Edwin Black's cover story in this week's Jewish Times reaches the right conclusion - that Jonathan Pollard was the victim of gross misconduct by government prosecutors and clearly deserves a rehearing on his sentence - but it contains enough factual inaccuracies and skewed innuendoes to require clarification.
While the piece comes across as comprehensive and definitive, like much modern journalism it tends to sacrifice truth to opinion for the sake of an angle. Here, the slant is that Mr. Pollard's plight is more the result of "legal technicalities and foolhardy bravura than political intrigue." Mr. Black is entitled to his opinion, but let's get the facts straight:
The article suggests that the focus of Pollard's life imprisonment now rests on two men: his first lawyer, Richard A. Hibey, whose ineffective counsel failed either to challenge the prosecutors' breach of a plea agreement under which the government would not seek the harshest penalty or to file a routine appeal of the sentence and Pollard himself, whose alleged self-righteous and hot-tempered personality and "provocative conduct while in federal custody" ensured that he would remain behind bars for a very long time.
While many lawyers and law professors agree that Hibey miserably mishandled the case, the charge against Pollard is based essentially on unfounded assumptions generated by blatant prosecutorial character assassination. Black buys into an easy excuse for Pollard's harsh treatment: "Keeping one's mouth shut and displaying remorse is the first priority when seeking the mercy of the court." In so doing he skews the law in favor of prosecutorial animus.
Regardless of Pollard's personal peccadillos, or the extent of his alleged dual loyalties, or the degree of his remorse - all of which are highly speculative matters very much open to differing opinion - none of his actions justify the government's conduct against him, which federal Judge Stephen F. Williams labeled "a fundamental miscarriage of justice."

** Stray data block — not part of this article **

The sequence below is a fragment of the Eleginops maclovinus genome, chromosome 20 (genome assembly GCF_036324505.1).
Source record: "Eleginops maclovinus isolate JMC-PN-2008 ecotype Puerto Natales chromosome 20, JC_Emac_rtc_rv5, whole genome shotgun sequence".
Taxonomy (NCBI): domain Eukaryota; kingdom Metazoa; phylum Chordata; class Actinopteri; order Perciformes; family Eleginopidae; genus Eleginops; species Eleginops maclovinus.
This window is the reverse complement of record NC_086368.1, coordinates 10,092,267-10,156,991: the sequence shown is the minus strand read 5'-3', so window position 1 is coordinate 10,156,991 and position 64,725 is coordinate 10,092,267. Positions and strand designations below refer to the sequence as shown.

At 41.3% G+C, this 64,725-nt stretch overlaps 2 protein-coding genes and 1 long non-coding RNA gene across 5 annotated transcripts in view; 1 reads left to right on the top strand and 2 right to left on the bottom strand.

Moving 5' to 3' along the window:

Black's focus upon Pollard's personality tends to camouflage and mitigate the behavior of the Justice Department's chief prosecutor, Joseph DiGenova, whose charge that Pollard himself breached the plea agreement is accepted whole cloth. DiGenova claimed that before sentencing Pollard granted unauthorized interviews to Wolf Blitzer, then the Washington correspondent for the Jerusalem Post. "[T]he Pollards tried to outsmart mercy. They decided to rally the American Jewish community and massage public opinion. Pollard presented himself as a highly motivated Jew determined to help Israel in the face of an intransigent American intelligence community that was endangering the Jewish state."
This, concludes Black, "outraged" the prosecutors, who told the judge that the Blitzer interviews had been unauthorized - as if Blitzer had somehow snuck into the heavily-guarded federal prison without permission.
Only some thirty paragraphs later does Mr. Black imply that the interviews may indeed have been authorized.
In fact, the Pollards had duly applied to the director of Naval Intelligence for permission to grant the interviews (precisely as required by the plea agreement), and they had been fully approved.